Ashok & Nalini: We understood that I4I was filling a niche space in the Indian policy arena, and that it may take time for readers to recognise its value addition to the existing, more traditional platforms that they were used to. The team believed strongly in the blog’s mission, and we were willing to put in time and effort to establish credibility.

 

Communicating Economics: When was the moment that you realised that Ideas for India would work and not die out like so many other blogs?

 

Ashok & Nalini: The launch in July 2012 when we received support from a wide range of policy stakeholders; the blog was featured on The Economist Blog and Forbes India, and existing leading publications expressed interest in content collaboration.

 

Communicating Economics: What were the key things you did right?

 

Ashok & Nalini:

 

• Putting together a group of founding editors that believed in the mission, and were pro-active in getting others on board.
• Laying down clear processes and responsibilities internally.
• Establishing informal content-sharing arrangements with other platforms. The tie-up with the Mint newspaper since the launch (and subsequently a similar arrangement with the Business Standard newspaper) have been particularly helpful in enhancing visibility. Condensed versions of selected I4I posts are carried by Mint/Business Standard and interested readers are directed to the more detailed version on I4I. Our contributors who were already regular contributors to leading national dailies in India valued the opportunity of providing more detail in I4I versions of their newspaper articles.
• Most I4I posts link back to a wider body of research on a topic, such as working papers on the IGC website. Thus, readers can drill down to varying levels of technical detail and analysis.
• Working closely with contributors while getting a submission ready to be posted on the blog and ensuring that both the contributors and the I4I team are happy with the final versions.
• Maintaining a good mix of content types; topics covered; content of general policy relevance versus current issues.
• Introducing new content types as the site evolved.
• Keeping an eye on visitor statistics and readers’ social media interaction and striving to cater to what users want from the site.
• Being responsive to readers that get in touch with us and pro-actively acting on feedback as much as possible.

 

Communicating Economics: And what things do you wish you had done differently?

 

Ashok & Nalini:

 

• More features on the website to encourage reader interaction.
• We could have tried to have a higher frequency of posting new content, and being more relevant to current policy discussions (through opinion-based perspectives, e-symposia etc., which were introduced as content types later on) in the initial phase as well.
• Higher frequency of multimedia content; introduction of podcasts.
• A constraint on how deep into Indian society I4I can reach is language. I4I content is only available in English, while India has 22 official languages. Given the current capacity, we are not able to handle translations into other languages, in terms of logistics, especially given the importance of ensuring consistency with original versions. Thus, while regional-language media platforms have expressed interest in reprinting I4I content, we are not able to exploit these opportunities fully or on a regular, sustainable basis.

 

Communicating Economics: What is your ‘greatest hit’ in terms of impact?

 

Ashok & Nalini: In November 2016, an article by I4I editor Pronab Sen on India’s demonetisation was the first to draw attention to the significant, negative impact of the move on the large informal sector of the economy. The article was reprinted by the Mint newspaper and The Wire. Subsequently, Dr Sen was interviewed by and quoted in several media platforms, including: Financial Express, Economic Times, Deccan Chronicle, India Spend, Hindu Business Line, Frontline, and Indian Express, among others. Dr Sen was also invited to present his analysis to a parliamentary standing committee on demonetisation. The analysis was referred to in the chapter on demonetisation in the Economic Survey of India 2016-17 – a key policy document that is presented to the parliament by the chief economic adviser to the government of India, a day before the union budget.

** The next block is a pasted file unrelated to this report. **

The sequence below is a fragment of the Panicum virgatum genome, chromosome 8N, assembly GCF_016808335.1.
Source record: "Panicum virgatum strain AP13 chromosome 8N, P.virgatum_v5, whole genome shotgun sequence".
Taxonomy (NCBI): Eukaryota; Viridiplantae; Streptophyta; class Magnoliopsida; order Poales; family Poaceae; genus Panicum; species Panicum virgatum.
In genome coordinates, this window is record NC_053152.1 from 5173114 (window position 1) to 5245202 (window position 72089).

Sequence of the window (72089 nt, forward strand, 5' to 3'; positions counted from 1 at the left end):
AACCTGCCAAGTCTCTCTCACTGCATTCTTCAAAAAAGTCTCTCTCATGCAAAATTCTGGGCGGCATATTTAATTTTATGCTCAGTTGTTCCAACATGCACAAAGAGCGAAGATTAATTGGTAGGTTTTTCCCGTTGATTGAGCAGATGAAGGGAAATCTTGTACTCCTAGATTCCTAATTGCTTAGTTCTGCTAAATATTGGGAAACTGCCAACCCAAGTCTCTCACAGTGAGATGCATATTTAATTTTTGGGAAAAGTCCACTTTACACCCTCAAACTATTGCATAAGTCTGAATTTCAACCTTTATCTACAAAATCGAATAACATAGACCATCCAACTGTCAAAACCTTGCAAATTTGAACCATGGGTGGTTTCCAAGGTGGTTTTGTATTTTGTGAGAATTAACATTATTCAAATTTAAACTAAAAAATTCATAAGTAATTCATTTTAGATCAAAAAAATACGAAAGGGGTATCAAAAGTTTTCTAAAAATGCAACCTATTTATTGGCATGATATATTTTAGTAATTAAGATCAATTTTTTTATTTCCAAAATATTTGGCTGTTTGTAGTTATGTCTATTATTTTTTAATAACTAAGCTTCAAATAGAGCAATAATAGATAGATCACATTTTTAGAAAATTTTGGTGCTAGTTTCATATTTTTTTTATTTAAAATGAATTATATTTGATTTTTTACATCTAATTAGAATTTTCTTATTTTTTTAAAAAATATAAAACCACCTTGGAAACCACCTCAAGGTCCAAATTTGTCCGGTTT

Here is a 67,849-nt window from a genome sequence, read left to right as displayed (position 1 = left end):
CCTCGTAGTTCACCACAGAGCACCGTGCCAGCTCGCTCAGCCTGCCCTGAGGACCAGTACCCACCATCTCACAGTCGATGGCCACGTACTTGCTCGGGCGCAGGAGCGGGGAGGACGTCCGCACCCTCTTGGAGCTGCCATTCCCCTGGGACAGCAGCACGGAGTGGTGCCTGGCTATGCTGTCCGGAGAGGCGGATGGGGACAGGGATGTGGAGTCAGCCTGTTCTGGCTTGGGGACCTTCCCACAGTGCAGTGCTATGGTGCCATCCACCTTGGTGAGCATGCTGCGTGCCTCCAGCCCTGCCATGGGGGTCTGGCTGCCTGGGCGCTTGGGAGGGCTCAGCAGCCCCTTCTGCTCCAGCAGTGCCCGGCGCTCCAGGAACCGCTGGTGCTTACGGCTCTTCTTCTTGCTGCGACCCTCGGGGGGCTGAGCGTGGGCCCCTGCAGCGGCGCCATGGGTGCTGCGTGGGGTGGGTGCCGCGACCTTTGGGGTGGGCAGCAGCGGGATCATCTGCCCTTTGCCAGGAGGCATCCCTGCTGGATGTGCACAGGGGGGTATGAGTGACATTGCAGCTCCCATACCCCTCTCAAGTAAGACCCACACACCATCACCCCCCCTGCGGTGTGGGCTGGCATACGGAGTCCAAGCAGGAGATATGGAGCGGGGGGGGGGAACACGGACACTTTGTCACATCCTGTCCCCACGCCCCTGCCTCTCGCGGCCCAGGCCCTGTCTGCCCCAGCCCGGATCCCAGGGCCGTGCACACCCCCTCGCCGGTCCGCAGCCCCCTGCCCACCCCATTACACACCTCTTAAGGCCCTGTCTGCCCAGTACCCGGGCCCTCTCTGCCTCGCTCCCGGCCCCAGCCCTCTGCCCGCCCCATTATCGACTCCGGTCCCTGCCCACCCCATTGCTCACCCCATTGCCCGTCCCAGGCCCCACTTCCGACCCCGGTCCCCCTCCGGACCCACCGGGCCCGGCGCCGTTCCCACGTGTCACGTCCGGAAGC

Communicating Economics: What advice would you have for others thinking of starting such a project?

 

Ashok & Nalini:
• The planning phase leading to the launch is crucial; a great deal of preparation is required to ensure that one does not start with a bang and end with a whimper.
• Putting together a core team who are bought into the idea and have clear roles and responsibilities.
• Clarity of goals and strategies.
• Remain sufficiently flexible to adapt to reader responses/feedback/changing contexts.
• The key focus should be quality.
• Develop an effective dissemination strategy comprising targeted emails, newsletters, social media, content-sharing arrangements, and public events.

 

Communicating Economics: What does success look like for Ideas for India – what’s next?

 

Ashok & Nalini:
• Enhance the readership among a ‘lay’ audience.
• New features on the website to encourage reader engagement.
• New content types such as The Economist-style briefs, infographics, podcasts, etc., and presenting existing content more effectively.
• Higher frequency of new, high-quality content.

 

Communicating Economics: Thank you – we wish you all the best!

 

‘Ideas for India’ launched in autumn 2012, with funding from the International Growth Centre (IGC) and advice from the co-founders of Communicating Economics. The website is now thriving with 19,000 unique visits a month. I4I content is also reposted on the Mint and Business Standard websites, which have readerships of millions each month.
The portal targets a wide audience including policy-makers (~9% of registered website users); academics and researchers (~20%); NGOs, civil society and other advocacy organisations (~7%); media (~2%); private sector (~21%); as well as other informed lay readers (~41%).